SQL Server: TempDB Basics December 6th, 2012

Vinod Kumar

TempDB is an interesting and really important database inside SQL Server’s architecture. We hardly get a chance to look at it closely and learn from it. This database is used by all the other databases and is sometimes a unsung hero for our functioning of SQL Server. In this post, let me continue with the same logic of understanding the basics of the TempDB Database. This is not exhaustive of everything that this database is used but can be a great start. TempDB is just like any other database from an architecture perspective of pages, GAM, SGAM, PFS, Extents etc but its functioning and importance is way beyond any other system database available inside SQL Server.

  1. TempDB is a system database which is a shared database for the whole SQL Server instance.
  2. There is only one TempDB database per-instance.
  3. Re-created at startup, clone of model database, however, recovery model isn’t copied; tempdb uses simple recovery.
  4. TempDB is used for temporary user objects like local temporary tables, global temporary tables, table variables, cursors, worktables, sorts inside query, index rebuilding operation, online indexing, table valued functions etc.
  5. TempDB is also used for row versioning when used with snapshot isolation level or read-committed snapshot settings.
  6. Can’t set OFFLINE, READONLY options neither can you drop tempdb database
  7. Simple recovery model: tempdb’s log is constantly being truncated, so it can never be backed up.
  8. Operations within tempdb are minimally logged so that transactions on temporary objects can be rolled back.
  9. Highly recommend using of CHECKSUM for new installations for TempDB. This is enabled from SQL Server 2008 version.
  10. There are few restrictions for tempDB like:
  1. Additional filegroups cannot be created.
  2. We cannot drop the database or create snapshots on this database.
  3. We cannot change the collation or change the ownership of this database from dbo.
  4. The database cannot be set to OFFLINE and filegroups cannot be set to READ_ONLY.
  • Highly recommend to pre-allocate the size required for TempDB just like we discussed the same for normal databases.
  • Put tempDB into fastest IO subsystem if you see contentions for TempDB.
  • Three types of objects in tempdb
    1. User Objects – all users have privileges to create and use local and global temporary tables. sp_spaceused can show the size occupied by these objects. User objects include both user-defined tables and indexes and system catalog tables and indexes.
    2. Internal Objects – not visible via normal tools, not in catalog view as they are in-memory only. Three basic types:
      1. Work tables – created by the server when spooling to hold intermediate results during a large query, or running DBCC CHECKDB or CHECKTABLE, working with XML or varchar(MAX) variables, processing SQL Service Broker objects or working with static or keyset cursors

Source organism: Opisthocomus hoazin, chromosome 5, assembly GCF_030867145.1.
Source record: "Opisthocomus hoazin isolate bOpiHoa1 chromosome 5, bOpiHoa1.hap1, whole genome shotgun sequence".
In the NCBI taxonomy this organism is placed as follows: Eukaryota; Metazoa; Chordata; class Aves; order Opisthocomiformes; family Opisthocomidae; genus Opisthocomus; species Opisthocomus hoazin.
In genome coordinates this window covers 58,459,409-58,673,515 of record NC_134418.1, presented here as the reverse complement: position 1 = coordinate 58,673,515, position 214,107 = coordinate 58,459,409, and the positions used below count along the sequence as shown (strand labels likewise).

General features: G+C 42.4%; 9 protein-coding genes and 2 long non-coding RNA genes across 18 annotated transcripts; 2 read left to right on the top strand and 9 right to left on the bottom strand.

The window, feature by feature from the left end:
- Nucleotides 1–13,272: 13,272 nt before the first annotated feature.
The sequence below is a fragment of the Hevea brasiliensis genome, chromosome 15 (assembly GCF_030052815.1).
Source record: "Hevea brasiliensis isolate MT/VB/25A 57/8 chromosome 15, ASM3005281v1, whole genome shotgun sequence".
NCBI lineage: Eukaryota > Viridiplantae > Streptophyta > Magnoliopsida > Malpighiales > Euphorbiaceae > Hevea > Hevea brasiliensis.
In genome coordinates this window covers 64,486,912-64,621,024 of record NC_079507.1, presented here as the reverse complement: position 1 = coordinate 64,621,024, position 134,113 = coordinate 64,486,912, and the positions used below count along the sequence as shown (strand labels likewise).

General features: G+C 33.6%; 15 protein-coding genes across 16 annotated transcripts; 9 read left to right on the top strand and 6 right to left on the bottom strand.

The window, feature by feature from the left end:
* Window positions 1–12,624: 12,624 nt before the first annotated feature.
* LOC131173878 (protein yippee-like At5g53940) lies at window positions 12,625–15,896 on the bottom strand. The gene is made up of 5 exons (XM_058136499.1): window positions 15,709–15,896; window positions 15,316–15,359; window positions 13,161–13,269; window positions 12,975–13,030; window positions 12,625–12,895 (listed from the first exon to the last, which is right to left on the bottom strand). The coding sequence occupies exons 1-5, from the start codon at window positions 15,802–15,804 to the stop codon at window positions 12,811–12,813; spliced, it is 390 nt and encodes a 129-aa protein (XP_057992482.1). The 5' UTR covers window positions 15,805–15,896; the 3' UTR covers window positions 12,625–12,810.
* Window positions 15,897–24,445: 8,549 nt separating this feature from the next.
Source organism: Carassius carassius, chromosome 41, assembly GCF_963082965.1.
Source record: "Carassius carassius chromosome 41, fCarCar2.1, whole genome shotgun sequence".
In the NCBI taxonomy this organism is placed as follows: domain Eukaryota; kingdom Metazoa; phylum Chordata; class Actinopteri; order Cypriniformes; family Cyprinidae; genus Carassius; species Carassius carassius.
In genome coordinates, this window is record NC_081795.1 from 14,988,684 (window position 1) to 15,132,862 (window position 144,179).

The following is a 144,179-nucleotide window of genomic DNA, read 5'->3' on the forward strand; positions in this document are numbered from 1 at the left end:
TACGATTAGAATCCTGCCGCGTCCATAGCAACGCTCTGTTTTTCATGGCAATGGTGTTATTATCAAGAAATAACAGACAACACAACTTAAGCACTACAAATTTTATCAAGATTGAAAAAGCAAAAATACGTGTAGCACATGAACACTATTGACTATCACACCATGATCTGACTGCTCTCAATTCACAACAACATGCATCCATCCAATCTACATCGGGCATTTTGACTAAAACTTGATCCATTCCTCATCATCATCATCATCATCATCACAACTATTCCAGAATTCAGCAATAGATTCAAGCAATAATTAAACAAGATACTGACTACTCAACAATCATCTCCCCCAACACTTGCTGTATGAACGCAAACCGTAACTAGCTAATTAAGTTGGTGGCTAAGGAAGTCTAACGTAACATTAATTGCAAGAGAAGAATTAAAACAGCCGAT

2. Work files – used when the server is processing a query that uses a hash operator either for joining or aggregating data
      3. Sort units – created when a sort operation takes place ex: ORDER BY clause. SQL Server uses sorting to build indexes or to process queries involving grouping or when certain types of joins require data to be sorted before performing the join
    3. Version Store – supports technology for row-level versioning of data. Older versions of updated rows are kept in tempdb:
    1. When an AFTER trigger is fired
    2. When a DML command is executed on a database that allows snapshot transactions
    3. When multiple active result sets (MARS) are invoked from a client app
    4. During online index builds or rebuilds when there is concurrent DML on the index
  • When monitoring TempDB look for various symptoms:
    1. Disk running out of space for log files and data files. Keep them in check always.
    2. Look at allocation bottlenecks because of DML operations.
    3. Look at slow IO bottlenecks where the database files have been placed.
    4. Look at metadata structure contention because of heavy dropping and creation of temporary objects.

    Thanks for reading this far. Will love to hear your feedbacks on if you want me to cover any other basic topics like these in the future too.

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    This entry was posted on Thursday, December 6th, 2012 at 10:19 and is filed under Technology. You can follow any responses to this entry through the RSS 2.0 feed. You can leave a response, or trackback from your own site.


    10 Responses to “SQL Server: TempDB Basics”

    1. RaviTeja says:

      Pretty nice presentation with strong infromation… Thanks Vinod..

      Just would like to ask if the point about the effect of CHECKPOINT on TempDB can be mentioned here in brief..

    2. Ramu says:

      very nice article . I am regularly reading your blogs/articles. Thank you sir.

    3. Devi Prasad says:

      Thanks a lot for this nice aricle to community. We would like to see next about functions/system SPs those we use in our daily development cycle.

    4. Deepthi says:

      This is a very helpful information.Could you please cover COLUMNS_UPDATED() of trigger and its workaround.
      Thank you.

      • Vinod Kumar says:

        Thanks Deepthi for your comments. Well Triggers and some of the behaviours are good topic for future too. Thanks for the mention, will surely keep in mind.

      • Vinod Kumar says:

        Thanks Deepthi for your comments. Well Triggers and some of the behavior’s are good topic for future too. Thanks for the mention, will surely keep in mind.

    5. very important information!

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